viewed as unreasonable compensation,
                   . As of December 31,1989, action had been completed on 39 of these
                     reviews which had identified about $63 million in unreasonable compen-
                     sation, In negotiations with the government, contractors agreed to con-
                     tract and rate agreement reductions based on approximately $17
                     million of the $63 million.

                     Compensation is one of the largest components of costs incurred under
Background           government contracts. The Federal Acquisition Regulation (FAR)
                     31.206-6 (a) defines compensation as
                          .all remuneration paid currently or accrued, in whatever form and whether paid
                              .   .

                     immediately or deferred, for services rendered by employees to the contractor
                     during the period of contract performance. . . . It includes, but is not limited to,
                     salaries; wages; directors’ and executive committee members’ fees; bonuses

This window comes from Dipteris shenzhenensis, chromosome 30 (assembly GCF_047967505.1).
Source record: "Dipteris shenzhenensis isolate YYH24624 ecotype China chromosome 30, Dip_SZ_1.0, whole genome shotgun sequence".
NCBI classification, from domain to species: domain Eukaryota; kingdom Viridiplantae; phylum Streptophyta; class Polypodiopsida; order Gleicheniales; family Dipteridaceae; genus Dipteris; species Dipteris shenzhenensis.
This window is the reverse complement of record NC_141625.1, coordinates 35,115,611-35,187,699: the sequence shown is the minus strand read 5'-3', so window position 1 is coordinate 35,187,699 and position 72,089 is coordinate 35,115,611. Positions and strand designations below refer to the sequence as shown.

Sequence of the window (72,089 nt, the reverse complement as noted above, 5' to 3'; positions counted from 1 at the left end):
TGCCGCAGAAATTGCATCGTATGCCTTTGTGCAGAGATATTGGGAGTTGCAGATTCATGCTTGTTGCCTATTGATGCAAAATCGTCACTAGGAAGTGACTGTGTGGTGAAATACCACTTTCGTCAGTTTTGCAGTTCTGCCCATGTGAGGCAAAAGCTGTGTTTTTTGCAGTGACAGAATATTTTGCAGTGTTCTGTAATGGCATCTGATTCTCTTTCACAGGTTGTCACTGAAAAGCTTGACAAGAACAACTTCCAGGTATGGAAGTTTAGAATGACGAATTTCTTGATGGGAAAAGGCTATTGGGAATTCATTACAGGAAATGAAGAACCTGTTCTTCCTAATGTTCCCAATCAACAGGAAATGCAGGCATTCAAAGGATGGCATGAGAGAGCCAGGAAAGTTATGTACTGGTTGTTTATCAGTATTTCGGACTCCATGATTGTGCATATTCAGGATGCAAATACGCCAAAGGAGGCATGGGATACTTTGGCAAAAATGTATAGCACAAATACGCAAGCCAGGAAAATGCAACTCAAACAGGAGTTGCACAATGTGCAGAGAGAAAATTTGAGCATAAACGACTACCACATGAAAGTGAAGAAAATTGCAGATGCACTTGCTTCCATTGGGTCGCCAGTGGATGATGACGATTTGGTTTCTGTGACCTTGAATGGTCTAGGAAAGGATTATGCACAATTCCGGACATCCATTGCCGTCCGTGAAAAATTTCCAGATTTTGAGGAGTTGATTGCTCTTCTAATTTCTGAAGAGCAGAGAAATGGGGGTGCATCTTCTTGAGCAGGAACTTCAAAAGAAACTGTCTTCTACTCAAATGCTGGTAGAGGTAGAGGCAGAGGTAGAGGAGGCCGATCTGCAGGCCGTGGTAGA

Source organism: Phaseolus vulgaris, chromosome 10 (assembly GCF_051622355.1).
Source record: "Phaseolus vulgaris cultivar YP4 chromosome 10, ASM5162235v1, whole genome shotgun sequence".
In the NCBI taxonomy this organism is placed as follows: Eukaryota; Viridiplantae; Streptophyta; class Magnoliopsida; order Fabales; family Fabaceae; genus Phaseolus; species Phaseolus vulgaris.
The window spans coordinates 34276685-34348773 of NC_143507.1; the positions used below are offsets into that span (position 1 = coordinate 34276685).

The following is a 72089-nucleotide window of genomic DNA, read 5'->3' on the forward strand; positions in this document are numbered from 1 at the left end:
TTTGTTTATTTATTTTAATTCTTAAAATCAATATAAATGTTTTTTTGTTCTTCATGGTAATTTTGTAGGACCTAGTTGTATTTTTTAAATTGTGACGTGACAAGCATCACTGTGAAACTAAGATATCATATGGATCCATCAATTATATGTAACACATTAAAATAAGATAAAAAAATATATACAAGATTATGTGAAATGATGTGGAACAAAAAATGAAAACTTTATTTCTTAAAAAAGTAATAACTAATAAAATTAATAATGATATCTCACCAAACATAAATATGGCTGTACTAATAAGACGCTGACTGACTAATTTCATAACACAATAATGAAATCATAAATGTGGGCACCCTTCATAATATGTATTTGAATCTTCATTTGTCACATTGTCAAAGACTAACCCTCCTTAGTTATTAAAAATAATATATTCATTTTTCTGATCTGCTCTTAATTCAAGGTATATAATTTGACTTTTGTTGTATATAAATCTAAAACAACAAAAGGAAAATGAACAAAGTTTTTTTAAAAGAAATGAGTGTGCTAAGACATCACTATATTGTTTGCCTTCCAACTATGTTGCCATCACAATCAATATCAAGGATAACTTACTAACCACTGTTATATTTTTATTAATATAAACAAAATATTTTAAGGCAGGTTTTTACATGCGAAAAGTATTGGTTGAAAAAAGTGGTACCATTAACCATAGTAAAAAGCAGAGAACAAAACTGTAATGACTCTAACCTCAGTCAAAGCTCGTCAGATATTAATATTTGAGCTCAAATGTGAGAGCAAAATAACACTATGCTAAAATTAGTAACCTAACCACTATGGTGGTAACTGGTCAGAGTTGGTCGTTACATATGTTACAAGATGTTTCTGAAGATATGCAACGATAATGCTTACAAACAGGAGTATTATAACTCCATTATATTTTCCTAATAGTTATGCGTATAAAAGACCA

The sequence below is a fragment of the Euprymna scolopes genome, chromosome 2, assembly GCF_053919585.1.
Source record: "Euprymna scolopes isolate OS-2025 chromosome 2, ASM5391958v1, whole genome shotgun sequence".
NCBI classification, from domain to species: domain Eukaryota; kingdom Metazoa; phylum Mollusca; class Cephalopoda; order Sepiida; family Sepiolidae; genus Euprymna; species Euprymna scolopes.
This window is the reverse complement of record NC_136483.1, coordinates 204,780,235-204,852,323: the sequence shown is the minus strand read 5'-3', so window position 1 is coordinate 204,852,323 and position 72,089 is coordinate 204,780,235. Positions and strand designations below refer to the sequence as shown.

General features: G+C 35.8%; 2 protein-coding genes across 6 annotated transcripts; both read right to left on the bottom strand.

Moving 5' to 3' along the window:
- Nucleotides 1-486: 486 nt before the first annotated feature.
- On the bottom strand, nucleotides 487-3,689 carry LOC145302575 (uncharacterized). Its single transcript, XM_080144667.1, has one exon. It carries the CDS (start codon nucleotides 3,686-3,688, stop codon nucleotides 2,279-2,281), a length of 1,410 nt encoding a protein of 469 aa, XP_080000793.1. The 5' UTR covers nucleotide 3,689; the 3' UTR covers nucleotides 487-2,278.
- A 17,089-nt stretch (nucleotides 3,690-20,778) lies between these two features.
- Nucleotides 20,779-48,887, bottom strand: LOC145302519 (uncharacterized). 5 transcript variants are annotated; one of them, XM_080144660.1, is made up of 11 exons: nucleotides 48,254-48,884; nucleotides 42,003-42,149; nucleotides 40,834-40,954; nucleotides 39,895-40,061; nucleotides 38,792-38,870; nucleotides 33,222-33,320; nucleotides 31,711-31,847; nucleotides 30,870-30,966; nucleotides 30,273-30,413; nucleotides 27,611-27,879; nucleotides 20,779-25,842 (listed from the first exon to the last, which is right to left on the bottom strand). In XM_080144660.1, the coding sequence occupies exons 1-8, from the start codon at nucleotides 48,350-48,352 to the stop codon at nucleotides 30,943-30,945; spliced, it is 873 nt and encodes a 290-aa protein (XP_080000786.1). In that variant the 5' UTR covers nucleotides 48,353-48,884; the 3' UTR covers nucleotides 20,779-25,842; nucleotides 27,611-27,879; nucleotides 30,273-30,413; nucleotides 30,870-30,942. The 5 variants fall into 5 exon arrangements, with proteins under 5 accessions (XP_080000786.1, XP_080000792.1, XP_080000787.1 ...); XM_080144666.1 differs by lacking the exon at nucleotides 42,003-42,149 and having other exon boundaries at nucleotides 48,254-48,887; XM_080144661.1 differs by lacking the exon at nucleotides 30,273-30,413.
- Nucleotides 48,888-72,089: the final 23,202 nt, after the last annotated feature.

(including stock bonuses); incentive awards; employee stock options, stock apprecia-
                     tion rights, and stock ownership plans; employee insurance; fringe benefits; contri-
                     butions to pension, annuity, and management employee incentive compensation
                     plans; and allowances for off-site pay, incentive pay, location allowances, hardship
                     pay, severance pay, and cost of living differential.”

                     Responsibility for determining the reasonableness of contractors’ com-
                     pensation costs rests with the government administrative contracting

                     Page 1                                                     GAO/NSIAIMO-249FS   DCAA

                      officers. Until October 1, 1987, both the Defense Contract Administra-
                      tion Services, an organization within the Defense Logistics Agency, and
                      DCAA jointly reviewed defense contractors’ compensation costs and made
                      recommendations to administrative contracting officers regarding
                      unreasonable compensation. Effective October 1, 1987, the Department
                      of Defense (DOD) gave DCAA sole responsibility for reviewing contractor
                      compensation costs.